BCBS study: Uptick in outpatient care cuts costs for payers, patients
A new report from Blue Cross Blue Shield (BCBS) reveals how much consumers and payers save when medical procedures shift from an inpatient to an outpatient setting.
Overall, outpatient services outcomes were similar to or sometimes better than the inpatient equivalents, and some procedures had less recovery time and fewer medical complications when performed in an outpatient setting, the study found. For example, when members decided to have an angioplasty performed in an outpatient facility, they saved an average of $1,062 per procedure out-of-pocket, as compared to an inpatient facility. For hysterectomies, members in the study saved an average of $483 in out-of-pocket costs in 2014 by having the procedure done in an outpatient setting.
The study also found that over time, annual procedure cost trends were higher for inpatient procedures. Angioplasties experienced the greatest difference, with the inpatient cost trend at 6.1 percent and outpatient at 1.4 percent across the five-year time period.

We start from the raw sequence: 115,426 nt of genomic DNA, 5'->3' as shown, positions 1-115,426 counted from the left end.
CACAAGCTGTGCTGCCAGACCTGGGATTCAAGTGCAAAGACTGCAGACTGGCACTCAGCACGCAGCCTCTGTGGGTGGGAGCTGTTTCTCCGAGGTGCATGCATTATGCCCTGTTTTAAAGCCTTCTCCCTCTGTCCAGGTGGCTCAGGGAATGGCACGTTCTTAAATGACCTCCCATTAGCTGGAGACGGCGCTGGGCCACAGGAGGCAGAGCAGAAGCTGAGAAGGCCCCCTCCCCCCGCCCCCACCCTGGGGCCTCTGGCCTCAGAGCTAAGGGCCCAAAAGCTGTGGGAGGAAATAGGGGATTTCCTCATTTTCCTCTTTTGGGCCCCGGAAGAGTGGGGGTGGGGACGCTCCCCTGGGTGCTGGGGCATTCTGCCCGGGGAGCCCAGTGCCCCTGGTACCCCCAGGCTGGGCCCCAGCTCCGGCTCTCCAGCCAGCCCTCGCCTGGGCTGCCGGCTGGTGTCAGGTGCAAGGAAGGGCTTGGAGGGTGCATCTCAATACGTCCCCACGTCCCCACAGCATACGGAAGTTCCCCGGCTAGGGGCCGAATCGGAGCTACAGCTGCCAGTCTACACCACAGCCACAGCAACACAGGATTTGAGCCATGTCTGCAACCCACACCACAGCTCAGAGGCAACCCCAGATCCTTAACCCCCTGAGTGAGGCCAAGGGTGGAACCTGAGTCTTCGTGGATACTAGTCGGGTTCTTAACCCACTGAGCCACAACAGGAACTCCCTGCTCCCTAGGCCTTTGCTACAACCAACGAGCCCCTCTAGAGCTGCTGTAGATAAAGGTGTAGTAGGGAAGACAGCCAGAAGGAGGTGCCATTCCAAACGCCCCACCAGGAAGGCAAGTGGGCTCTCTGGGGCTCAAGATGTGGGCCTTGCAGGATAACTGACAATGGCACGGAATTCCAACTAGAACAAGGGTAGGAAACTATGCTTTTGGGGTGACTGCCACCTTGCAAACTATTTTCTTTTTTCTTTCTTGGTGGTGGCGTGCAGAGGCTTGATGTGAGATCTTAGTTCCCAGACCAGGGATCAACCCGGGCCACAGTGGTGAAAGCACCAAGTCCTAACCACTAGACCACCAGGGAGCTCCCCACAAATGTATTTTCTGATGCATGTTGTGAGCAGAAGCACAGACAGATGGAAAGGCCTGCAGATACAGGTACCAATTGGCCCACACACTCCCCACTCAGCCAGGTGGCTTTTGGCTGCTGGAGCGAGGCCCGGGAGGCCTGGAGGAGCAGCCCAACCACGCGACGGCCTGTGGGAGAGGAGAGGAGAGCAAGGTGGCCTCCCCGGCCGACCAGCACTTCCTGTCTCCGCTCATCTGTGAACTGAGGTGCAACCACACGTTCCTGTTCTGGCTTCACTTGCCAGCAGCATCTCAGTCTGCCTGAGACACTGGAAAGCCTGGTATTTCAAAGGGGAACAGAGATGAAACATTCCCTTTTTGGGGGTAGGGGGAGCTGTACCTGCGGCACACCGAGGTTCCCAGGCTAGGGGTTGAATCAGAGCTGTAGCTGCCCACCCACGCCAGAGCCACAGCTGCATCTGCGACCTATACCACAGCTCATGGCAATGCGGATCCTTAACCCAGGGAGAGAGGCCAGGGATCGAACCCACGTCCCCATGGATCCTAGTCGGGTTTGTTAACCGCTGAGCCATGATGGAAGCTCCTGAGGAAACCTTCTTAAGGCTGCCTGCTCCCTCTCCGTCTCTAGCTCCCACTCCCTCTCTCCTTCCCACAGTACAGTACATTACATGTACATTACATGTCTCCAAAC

While outpatient care use did increase from 2010 to 2014, overall utilization did not increase, since inpatient procedures decreased. Pressure from insurers and providers to minimize hospital stays is part of what's driving an increase in outpatient procedure use, the report adds.
Performing procedures in the outpatient setting will continue to provide valuable cost savings, the BCBS report concludes, adding, "these savings will be especially important for members who are bearing an increasing share of the cost of their care due to rising deductibles and other cost-sharing methods."
Nevertheless, some work-based health plans are starting to exclude outpatient surgeries in order to cut costs, drawing concern from the American Hospital Association.
To learn more:
- read the report (.pdf)
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